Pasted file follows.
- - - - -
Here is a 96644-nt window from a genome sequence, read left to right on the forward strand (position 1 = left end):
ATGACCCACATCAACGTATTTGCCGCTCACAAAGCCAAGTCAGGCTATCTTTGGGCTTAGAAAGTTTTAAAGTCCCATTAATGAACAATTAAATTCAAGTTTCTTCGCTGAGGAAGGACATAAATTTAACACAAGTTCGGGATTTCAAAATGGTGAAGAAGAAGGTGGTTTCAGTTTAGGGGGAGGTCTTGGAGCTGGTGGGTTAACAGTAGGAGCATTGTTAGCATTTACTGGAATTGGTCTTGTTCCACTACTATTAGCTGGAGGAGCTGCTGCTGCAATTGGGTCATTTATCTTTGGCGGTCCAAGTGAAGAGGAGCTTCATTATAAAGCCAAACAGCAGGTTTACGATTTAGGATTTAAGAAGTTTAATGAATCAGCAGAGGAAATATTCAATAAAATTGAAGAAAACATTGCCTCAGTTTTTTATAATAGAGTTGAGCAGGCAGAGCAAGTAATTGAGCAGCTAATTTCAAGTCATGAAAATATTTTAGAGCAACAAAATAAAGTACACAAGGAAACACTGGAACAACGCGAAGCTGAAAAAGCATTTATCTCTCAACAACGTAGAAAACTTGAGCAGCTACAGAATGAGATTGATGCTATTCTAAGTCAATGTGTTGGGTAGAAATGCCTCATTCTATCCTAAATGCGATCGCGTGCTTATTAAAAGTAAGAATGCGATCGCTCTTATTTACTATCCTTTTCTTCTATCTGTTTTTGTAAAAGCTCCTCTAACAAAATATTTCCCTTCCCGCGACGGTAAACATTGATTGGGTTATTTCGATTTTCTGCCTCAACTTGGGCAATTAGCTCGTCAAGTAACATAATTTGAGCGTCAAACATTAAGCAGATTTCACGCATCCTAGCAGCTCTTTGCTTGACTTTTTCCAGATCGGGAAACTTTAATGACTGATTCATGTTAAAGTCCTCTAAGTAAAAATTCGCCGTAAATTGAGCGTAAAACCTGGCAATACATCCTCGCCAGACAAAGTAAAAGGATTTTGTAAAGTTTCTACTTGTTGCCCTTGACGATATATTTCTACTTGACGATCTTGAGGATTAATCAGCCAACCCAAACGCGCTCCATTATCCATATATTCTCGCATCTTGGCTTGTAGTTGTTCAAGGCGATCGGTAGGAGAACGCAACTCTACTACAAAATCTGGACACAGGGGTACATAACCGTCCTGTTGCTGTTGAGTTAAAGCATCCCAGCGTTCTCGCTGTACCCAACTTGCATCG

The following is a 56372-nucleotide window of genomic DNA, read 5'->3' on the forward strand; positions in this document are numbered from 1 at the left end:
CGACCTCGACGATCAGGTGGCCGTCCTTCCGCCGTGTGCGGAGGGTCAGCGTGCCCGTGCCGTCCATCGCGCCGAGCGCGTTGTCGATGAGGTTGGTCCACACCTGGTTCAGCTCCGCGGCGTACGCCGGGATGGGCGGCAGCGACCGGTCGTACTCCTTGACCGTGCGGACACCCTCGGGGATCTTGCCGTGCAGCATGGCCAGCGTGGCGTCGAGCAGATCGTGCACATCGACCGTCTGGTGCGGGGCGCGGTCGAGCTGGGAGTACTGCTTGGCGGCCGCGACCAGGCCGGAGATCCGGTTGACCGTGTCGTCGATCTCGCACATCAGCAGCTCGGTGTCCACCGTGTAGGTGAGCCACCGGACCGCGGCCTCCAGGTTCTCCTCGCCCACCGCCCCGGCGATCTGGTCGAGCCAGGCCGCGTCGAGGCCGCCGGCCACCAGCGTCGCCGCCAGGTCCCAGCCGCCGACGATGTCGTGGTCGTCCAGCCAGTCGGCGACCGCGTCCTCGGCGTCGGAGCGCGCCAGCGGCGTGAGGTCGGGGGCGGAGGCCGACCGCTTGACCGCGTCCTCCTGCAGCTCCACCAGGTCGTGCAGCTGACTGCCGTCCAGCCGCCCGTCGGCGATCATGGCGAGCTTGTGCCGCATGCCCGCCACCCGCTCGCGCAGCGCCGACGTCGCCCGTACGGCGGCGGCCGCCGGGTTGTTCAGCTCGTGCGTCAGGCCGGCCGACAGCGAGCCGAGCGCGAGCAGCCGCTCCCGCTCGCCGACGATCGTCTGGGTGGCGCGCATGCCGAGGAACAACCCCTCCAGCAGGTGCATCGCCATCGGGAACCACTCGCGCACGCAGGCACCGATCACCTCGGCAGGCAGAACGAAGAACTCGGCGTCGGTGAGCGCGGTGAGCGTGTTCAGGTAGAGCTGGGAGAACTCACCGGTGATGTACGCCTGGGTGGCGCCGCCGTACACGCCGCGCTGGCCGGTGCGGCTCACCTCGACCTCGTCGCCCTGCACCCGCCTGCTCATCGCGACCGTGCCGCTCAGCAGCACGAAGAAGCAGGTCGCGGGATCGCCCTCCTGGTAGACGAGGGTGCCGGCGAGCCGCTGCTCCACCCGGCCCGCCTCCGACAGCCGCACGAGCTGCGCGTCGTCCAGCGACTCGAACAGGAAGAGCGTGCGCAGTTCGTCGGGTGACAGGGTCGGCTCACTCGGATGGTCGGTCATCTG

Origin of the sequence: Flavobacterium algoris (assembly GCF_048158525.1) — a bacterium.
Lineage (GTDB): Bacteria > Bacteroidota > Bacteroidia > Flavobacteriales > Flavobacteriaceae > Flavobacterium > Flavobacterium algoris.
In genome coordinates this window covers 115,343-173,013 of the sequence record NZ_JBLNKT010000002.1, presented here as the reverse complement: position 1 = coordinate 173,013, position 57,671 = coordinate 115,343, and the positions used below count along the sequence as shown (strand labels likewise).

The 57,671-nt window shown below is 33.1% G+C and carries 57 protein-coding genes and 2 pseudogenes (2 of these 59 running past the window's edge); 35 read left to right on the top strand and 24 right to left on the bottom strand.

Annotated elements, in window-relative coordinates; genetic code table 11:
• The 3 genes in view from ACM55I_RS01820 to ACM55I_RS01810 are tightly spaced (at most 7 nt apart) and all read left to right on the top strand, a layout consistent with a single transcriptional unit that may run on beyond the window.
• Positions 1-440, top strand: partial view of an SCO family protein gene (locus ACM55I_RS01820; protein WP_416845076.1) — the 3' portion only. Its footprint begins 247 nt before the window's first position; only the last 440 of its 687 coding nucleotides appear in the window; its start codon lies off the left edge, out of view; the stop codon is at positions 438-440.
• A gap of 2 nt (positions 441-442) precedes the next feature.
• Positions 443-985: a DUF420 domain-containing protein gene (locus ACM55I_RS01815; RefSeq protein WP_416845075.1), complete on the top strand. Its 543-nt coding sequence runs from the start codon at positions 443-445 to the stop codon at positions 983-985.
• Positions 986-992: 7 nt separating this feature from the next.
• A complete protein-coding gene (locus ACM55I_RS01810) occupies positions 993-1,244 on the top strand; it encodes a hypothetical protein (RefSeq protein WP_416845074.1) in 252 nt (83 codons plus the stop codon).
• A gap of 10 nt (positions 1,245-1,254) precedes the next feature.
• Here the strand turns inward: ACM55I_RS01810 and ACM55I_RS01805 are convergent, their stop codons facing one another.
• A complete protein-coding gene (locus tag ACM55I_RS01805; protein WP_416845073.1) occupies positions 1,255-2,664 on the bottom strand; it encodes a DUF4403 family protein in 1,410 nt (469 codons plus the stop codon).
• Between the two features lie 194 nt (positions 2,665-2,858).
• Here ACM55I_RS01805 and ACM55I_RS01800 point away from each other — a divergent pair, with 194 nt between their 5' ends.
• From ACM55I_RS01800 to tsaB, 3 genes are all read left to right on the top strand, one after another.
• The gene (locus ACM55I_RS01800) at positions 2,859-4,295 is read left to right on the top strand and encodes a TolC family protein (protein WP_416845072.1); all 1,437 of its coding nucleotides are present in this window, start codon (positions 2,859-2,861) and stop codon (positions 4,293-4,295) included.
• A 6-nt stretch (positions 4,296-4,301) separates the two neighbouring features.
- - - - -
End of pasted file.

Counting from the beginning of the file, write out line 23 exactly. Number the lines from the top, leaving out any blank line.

• A 6-nt stretch (positions 4,296-4,301) separates the two neighbouring features.